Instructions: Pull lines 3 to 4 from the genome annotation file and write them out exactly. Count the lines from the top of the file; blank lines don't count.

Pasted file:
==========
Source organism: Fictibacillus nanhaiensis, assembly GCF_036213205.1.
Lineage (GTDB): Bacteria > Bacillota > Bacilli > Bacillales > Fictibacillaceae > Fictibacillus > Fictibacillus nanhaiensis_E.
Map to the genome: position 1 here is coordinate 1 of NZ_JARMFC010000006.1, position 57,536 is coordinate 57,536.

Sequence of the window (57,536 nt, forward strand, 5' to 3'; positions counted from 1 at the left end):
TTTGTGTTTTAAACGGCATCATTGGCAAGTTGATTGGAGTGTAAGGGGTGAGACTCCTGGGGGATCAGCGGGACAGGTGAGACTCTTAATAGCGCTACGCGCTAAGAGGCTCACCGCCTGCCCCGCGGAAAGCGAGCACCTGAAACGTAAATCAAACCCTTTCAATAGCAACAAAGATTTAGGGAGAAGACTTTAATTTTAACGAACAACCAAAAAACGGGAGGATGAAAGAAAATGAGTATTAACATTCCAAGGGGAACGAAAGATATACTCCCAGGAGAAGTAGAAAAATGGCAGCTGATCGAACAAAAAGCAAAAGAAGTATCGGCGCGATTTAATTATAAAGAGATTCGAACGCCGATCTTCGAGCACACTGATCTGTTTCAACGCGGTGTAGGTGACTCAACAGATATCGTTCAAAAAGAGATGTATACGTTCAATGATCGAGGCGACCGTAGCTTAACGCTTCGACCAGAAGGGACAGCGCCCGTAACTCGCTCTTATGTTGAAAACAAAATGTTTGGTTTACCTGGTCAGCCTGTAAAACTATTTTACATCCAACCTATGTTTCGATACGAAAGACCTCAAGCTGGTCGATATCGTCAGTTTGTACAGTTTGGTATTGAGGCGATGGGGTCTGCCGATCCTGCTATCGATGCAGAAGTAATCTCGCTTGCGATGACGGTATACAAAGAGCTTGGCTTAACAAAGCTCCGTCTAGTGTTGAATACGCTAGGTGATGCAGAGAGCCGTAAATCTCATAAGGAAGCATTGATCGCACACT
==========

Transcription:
Map to the genome: position 1 here is coordinate 1 of NZ_JARMFC010000006.1, position 57,536 is coordinate 57,536.

Sequence of the window (57,536 nt, forward strand, 5' to 3'; positions counted from 1 at the left end):